Tourism, visitor management, retail and transportation teams are well used to welcoming a couple of thousand guests off a cruise liner but in Napier yesterday there were a little more than that to cater for.
Like an estimated 5450 passengers in the wake of two cruise ships arriving for the day — within an hour of each other.
One of them a true giant of the oceans in the jaw-dropping form of the Royal Caribbean liner Ovation of the Seas which carries up to 4200 passengers - about the same number as the urban population of Wairoa - as well as a crew of 1300, which in total is only a few hundred short of the combined populations of Waipawa and Waipukurau.
It measures 348m and weighs in at 168,666 gross tonnes, making it one of the largest ships to steer its way into Napier Port, and making its cruising neighbour tied up opposite look rather smallish.
An hour before the giant entered port the more modest Holland America liner Maasdam docked with 1250 passengers aboard.
At 55,500 gross tonnes and stretching over 220m in length it is no lightweight, but when the Ovation of the Seas is tied up nearby it tends to shrink.
It is not one third of the tonnage of the Ovation.
A steady shuttle of buses and tour coaches began moving from the docksides to the city just after 8am and continued through the day.
With the passengers and crew numbers of the Maasdam added to the small city aboard the Ovation of the Seas it meant the equivalent of the entire population of Dannevirke arriving in Napier.
"We haven't had this before," Napier iSite manager Jane Libby said, adding that while there had been two liners in on the same day in the past this was the first time one of them was a giant like Ovation of the Seas.
"We have been planning this for months and it has all been going well," she said.
Part of the planning was to set up a second drop-off site for passengers being bussed into the city.
So a stretch of Marine Parade by the Napier War Memorial Centre was closed off for bus parking to cater for the passengers off the Maasdam.
The passengers from the Ovation of the Seas were taken to the parking zones of the Napier iSite Centre where tourism operators had set up their stalls and set-off points.
"The only time we had done that before was for the Art Deco Festival."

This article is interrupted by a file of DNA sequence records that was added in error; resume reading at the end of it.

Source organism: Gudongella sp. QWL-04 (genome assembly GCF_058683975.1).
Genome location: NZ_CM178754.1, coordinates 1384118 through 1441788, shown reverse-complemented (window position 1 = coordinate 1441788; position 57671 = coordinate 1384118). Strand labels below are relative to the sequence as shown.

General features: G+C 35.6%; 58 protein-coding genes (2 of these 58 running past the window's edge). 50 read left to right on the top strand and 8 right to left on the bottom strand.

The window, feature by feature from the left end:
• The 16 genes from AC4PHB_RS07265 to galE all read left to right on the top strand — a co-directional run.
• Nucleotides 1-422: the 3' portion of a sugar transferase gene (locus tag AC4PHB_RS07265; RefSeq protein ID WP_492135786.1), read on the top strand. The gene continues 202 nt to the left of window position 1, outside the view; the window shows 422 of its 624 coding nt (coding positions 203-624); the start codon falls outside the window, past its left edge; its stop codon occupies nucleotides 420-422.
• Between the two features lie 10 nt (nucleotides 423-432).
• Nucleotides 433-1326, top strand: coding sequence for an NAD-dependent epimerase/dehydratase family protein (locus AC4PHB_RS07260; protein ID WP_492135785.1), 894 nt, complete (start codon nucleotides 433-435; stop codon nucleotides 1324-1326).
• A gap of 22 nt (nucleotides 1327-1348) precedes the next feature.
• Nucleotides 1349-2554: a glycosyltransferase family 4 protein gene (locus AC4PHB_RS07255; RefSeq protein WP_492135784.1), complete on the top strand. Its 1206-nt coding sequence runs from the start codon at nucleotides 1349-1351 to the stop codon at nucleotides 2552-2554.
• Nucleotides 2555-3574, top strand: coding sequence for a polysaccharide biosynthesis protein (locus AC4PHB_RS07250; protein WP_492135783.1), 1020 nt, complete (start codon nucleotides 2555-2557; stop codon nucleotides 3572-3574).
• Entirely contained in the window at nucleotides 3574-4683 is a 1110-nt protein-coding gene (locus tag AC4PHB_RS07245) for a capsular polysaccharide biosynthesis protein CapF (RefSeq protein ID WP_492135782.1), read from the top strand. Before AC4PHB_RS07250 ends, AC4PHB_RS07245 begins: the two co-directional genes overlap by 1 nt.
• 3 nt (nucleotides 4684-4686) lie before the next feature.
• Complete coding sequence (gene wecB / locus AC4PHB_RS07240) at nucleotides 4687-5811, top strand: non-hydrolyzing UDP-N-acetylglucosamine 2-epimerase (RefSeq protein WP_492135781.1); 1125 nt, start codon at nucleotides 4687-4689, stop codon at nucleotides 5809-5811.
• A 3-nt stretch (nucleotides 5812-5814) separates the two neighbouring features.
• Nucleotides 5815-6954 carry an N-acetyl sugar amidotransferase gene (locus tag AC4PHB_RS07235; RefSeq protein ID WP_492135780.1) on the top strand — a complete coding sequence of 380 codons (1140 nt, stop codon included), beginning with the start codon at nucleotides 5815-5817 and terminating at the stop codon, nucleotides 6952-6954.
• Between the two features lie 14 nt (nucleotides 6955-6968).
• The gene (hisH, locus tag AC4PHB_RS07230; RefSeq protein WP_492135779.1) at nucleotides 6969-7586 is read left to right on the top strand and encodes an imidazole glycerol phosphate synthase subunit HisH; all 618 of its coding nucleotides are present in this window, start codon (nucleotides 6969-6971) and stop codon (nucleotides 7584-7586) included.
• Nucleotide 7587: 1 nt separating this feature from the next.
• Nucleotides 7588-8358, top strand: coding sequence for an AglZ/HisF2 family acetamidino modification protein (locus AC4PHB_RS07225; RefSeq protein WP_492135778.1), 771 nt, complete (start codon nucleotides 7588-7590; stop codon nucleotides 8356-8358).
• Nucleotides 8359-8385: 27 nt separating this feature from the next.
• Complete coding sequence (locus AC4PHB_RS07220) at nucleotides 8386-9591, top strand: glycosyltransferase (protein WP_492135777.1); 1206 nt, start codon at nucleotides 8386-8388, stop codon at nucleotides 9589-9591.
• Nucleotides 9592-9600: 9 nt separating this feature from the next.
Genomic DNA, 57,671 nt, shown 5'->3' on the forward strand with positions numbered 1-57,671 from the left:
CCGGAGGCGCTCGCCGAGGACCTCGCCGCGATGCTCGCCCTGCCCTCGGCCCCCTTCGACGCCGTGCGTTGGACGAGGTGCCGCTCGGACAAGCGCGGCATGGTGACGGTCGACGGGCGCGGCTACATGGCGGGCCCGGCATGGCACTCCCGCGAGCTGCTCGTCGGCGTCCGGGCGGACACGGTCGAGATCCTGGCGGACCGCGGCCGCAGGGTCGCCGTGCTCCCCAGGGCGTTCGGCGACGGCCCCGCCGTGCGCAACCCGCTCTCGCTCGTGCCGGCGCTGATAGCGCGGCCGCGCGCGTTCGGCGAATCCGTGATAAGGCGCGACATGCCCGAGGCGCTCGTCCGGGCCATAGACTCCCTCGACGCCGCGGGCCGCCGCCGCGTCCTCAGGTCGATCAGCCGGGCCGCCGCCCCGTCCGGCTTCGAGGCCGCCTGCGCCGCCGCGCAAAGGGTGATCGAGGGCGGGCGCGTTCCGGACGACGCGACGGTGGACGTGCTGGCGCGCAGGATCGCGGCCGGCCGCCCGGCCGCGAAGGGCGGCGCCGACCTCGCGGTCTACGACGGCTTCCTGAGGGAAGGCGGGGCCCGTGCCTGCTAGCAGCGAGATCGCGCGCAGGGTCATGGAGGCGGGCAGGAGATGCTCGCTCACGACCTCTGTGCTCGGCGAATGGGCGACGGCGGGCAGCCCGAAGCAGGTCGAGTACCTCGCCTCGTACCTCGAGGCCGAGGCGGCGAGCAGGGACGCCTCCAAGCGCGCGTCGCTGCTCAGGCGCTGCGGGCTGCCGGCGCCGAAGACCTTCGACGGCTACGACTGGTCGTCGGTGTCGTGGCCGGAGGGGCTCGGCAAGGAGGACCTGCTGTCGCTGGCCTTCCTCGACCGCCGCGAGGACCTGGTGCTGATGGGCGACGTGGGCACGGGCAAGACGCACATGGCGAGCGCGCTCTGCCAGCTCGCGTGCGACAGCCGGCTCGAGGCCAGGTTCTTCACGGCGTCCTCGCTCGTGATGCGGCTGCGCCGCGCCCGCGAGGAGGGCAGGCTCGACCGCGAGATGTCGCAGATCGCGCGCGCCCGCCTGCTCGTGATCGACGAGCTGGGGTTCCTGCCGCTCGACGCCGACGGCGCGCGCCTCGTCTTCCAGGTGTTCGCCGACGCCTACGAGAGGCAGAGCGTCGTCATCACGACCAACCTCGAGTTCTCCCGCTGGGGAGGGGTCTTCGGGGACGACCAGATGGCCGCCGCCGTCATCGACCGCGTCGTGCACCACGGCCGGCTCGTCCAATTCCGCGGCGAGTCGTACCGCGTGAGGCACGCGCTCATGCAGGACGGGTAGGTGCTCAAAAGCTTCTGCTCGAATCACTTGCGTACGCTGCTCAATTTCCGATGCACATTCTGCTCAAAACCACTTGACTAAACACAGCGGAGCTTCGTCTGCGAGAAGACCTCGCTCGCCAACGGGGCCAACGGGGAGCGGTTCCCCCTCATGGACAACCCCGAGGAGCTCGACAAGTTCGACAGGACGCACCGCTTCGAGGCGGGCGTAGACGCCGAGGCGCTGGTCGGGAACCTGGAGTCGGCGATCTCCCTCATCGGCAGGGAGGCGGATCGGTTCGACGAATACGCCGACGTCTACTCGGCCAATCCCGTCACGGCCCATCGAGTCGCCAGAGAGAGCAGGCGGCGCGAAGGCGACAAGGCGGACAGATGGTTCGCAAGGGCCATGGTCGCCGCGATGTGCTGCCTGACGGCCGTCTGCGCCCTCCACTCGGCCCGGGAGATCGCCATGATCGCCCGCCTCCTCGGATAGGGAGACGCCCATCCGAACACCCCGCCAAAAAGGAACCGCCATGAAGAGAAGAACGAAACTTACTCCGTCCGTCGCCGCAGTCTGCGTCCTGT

At the iSite a staff of 10 were on duty — usually there are six.
"We also have a good team of volunteer ambassadors out on the streets to look after our visitors."
A 20-strong traffic management team was also on duty ensuring the port-city shuttles ran smoothly.
Stop-go crews and road cones were in place at the port entrance just along from Coote Rd while on Bluff Hill Lighthouse Rd was closed off except for residents and pedestrians.
In the past the road to the look-out had become congested with traffic as people headed up to get a look-down view of giants like Ovation of the Seas.
On the hospitality and retail front the heart of Napier was buzzing.
"Flat tack," was how one cafe crew member put it.
At Pacific Souvenirs manager John Jeffares had an extra eight staff on and he said sales, as expected, were constant.
"And it's across the board —everything really."
Napier City Business Inc. acting manager Steph Kennard said their CBD members were well geared to coping with large numbers of people coming from the cruise ships.
"This week alone, we have seven ships arriving across five days and our members are well aware of the ships and the numbers and type of people that are likely to be on them.
For Bryan and Angela Ingram from Tasmania, and visiting aboard Ovation of the Seas, Napier and the Bay were "just beautiful".
After several days of rain and cloud they were delighted with the blue skies, and the friendly feel of the city.
"And the Christmas decorations — especially in the windows — are so beautiful and so much time has gone into them," Angela said.
"Great feel about the place and oh yes, we'll come back," her husband said.
The Ovation of the Seas will make five more visits this season, and on March 4 will again arrive alongside a second liner — the Sea Princess.